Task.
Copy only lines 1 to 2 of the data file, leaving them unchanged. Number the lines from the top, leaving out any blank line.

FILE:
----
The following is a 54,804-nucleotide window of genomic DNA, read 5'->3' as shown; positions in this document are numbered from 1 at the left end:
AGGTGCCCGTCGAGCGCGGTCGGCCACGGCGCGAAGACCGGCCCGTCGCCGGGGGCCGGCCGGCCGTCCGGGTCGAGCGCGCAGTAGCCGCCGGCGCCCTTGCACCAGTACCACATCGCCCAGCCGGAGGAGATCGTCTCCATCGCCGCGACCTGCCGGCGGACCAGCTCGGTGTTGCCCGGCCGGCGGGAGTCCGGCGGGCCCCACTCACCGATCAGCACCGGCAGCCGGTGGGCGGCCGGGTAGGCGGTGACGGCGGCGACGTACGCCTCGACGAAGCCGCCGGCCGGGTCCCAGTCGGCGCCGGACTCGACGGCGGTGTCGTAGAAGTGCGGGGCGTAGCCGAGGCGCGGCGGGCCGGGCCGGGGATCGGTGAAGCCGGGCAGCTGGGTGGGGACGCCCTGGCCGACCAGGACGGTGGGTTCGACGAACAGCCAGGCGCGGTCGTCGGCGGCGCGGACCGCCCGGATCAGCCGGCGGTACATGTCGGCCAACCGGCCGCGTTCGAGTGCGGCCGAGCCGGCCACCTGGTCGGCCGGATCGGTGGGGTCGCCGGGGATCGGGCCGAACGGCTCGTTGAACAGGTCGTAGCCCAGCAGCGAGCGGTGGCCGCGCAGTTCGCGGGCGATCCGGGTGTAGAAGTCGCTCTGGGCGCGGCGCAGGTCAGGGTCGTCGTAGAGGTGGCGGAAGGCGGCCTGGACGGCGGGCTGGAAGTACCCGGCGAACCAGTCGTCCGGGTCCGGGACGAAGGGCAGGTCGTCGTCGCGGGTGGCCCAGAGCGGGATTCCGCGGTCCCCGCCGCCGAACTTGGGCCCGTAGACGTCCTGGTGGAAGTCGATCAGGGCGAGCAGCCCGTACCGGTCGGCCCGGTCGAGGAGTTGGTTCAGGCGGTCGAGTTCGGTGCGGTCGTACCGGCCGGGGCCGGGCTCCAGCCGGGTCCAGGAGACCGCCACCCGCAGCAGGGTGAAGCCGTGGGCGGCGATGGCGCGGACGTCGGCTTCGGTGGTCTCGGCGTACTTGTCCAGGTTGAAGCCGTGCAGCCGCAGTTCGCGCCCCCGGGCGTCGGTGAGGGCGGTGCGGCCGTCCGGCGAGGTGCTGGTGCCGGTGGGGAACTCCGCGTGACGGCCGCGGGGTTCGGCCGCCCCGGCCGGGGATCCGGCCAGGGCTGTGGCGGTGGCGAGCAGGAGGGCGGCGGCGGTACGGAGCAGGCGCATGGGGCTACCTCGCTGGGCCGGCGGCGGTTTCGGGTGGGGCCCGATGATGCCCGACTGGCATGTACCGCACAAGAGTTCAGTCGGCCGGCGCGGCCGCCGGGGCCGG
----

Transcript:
The following is a 54,804-nucleotide window of genomic DNA, read 5'->3' as shown; positions in this document are numbered from 1 at the left end:
AGGTGCCCGTCGAGCGCGGTCGGCCACGGCGCGAAGACCGGCCCGTCGCCGGGGGCCGGCCGGCCGTCCGGGTCGAGCGCGCAGTAGCCGCCGGCGCCCTTGCACCAGTACCACATCGCCCAGCCGGAGGAGATCGTCTCCATCGCCGCGACCTGCCGGCGGACCAGCTCGGTGTTGCCCGGCCGGCGGGAGTCCGGCGGGCCCCACTCACCGATCAGCACCGGCAGCCGGTGGGCGGCCGGGTAGGCGGTGACGGCGGCGACGTACGCCTCGACGAAGCCGCCGGCCGGGTCCCAGTCGGCGCCGGACTCGACGGCGGTGTCGTAGAAGTGCGGGGCGTAGCCGAGGCGCGGCGGGCCGGGCCGGGGATCGGTGAAGCCGGGCAGCTGGGTGGGGACGCCCTGGCCGACCAGGACGGTGGGTTCGACGAACAGCCAGGCGCGGTCGTCGGCGGCGCGGACCGCCCGGATCAGCCGGCGGTACATGTCGGCCAACCGGCCGCGTTCGAGTGCGGCCGAGCCGGCCACCTGGTCGGCCGGATCGGTGGGGTCGCCGGGGATCGGGCCGAACGGCTCGTTGAACAGGTCGTAGCCCAGCAGCGAGCGGTGGCCGCGCAGTTCGCGGGCGATCCGGGTGTAGAAGTCGCTCTGGGCGCGGCGCAGGTCAGGGTCGTCGTAGAGGTGGCGGAAGGCGGCCTGGACGGCGGGCTGGAAGTACCCGGCGAACCAGTCGTCCGGGTCCGGGACGAAGGGCAGGTCGTCGTCGCGGGTGGCCCAGAGCGGGATTCCGCGGTCCCCGCCGCCGAACTTGGGCCCGTAGACGTCCTGGTGGAAGTCGATCAGGGCGAGCAGCCCGTACCGGTCGGCCCGGTCGAGGAGTTGGTTCAGGCGGTCGAGTTCGGTGCGGTCGTACCGGCCGGGGCCGGGCTCCAGCCGGGTCCAGGAGACCGCCACCCGCAGCAGGGTGAAGCCGTGGGCGGCGATGGCGCGGACGTCGGCTTCGGTGGTCTCGGCGTACTTGTCCAGGTTGAAGCCGTGCAGCCGCAGTTCGCGCCCCCGGGCGTCGGTGAGGGCGGTGCGGCCGTCCGGCGAGGTGCTGGTGCCGGTGGGGAACTCCGCGTGACGGCCGCGGGGTTCGGCCGCCCCGGCCGGGGATCCGGCCAGGGCTGTGGCGGTGGCGAGCAGGAGGGCGGCGGCGGTACGGAGCAGGCGCATGGGGCTACCTCGCTGGGCCGGCGGCGGTTTCGGGTGGGGCCCGATGATGCCCGACTGGCATGTACCGCACAAGAGTTCAGTCGGCCGGCGCGGCCGCCGGGGCCGG